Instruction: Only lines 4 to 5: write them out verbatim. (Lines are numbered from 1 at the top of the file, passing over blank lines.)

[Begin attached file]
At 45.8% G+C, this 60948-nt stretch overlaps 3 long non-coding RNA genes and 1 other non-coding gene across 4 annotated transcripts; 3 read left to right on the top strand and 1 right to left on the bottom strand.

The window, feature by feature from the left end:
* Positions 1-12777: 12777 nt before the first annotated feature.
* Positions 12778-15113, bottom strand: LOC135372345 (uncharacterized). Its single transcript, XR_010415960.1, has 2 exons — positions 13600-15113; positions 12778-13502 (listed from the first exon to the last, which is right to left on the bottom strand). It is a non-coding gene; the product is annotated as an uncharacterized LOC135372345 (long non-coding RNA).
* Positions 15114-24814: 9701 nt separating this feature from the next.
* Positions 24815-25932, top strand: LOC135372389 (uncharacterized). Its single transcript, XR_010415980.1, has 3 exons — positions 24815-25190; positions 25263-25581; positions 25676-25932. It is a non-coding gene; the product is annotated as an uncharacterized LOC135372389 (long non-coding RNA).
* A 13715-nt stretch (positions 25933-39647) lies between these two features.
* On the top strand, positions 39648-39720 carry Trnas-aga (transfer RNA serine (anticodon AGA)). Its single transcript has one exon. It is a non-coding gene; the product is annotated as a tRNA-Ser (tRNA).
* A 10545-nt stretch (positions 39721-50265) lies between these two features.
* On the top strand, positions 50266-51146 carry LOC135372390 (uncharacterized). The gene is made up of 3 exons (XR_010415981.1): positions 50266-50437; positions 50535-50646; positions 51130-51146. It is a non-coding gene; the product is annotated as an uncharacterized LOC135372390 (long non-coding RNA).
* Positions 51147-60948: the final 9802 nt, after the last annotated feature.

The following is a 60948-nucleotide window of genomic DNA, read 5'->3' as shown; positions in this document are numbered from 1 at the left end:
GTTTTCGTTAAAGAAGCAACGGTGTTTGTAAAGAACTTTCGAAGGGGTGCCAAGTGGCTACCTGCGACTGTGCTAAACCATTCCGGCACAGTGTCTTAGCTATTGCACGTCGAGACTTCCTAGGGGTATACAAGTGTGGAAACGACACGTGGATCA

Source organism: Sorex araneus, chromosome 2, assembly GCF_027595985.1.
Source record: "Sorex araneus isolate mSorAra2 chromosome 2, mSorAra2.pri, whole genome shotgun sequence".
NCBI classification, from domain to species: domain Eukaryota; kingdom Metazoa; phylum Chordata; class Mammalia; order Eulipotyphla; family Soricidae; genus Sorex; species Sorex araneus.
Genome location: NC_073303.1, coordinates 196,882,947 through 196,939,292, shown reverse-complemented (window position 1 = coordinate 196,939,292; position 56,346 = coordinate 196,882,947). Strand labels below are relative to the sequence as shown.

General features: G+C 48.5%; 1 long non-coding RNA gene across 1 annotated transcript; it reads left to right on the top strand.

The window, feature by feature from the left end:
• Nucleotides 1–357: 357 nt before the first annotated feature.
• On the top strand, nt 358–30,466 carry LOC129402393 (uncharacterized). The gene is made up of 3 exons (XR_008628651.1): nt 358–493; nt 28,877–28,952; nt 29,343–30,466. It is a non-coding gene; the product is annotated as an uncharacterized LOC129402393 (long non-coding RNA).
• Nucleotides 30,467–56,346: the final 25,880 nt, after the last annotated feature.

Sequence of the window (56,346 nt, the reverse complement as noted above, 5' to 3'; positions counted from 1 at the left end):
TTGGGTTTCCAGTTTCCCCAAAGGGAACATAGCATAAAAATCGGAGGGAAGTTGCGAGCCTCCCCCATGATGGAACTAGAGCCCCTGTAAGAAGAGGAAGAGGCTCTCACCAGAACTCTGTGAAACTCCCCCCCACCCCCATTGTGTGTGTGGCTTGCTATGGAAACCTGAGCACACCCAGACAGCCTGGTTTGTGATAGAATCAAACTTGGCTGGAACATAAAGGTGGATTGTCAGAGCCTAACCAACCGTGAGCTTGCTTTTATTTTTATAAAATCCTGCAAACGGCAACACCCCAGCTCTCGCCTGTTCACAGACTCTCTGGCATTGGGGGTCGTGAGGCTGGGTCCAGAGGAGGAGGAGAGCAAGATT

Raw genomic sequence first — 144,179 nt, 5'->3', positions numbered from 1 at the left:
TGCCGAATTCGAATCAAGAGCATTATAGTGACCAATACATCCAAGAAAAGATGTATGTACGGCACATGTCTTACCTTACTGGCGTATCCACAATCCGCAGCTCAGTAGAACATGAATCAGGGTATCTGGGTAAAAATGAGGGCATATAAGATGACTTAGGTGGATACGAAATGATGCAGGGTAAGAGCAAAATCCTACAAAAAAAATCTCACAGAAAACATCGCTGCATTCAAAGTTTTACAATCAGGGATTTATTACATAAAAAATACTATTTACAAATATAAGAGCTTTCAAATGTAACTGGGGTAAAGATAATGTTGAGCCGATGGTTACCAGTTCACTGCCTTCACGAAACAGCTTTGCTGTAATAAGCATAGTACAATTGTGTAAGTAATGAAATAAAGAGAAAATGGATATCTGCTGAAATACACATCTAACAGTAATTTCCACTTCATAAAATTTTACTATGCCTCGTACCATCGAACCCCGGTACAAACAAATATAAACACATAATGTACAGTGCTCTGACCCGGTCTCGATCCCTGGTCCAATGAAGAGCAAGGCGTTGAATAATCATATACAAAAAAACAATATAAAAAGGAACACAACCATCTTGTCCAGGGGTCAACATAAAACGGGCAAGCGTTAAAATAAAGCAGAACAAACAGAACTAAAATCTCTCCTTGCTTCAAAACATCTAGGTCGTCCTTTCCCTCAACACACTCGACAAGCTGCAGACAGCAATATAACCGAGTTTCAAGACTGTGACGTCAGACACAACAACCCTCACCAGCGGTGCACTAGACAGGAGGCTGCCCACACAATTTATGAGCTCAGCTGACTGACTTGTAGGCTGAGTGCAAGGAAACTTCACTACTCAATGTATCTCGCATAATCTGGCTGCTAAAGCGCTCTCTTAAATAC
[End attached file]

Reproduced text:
* Positions 12778-15113, bottom strand: LOC135372345 (uncharacterized). Its single transcript, XR_010415960.1, has 2 exons — positions 13600-15113; positions 12778-13502 (listed from the first exon to the last, which is right to left on the bottom strand). It is a non-coding gene; the product is annotated as an uncharacterized LOC135372345 (long non-coding RNA).
* Positions 15114-24814: 9701 nt separating this feature from the next.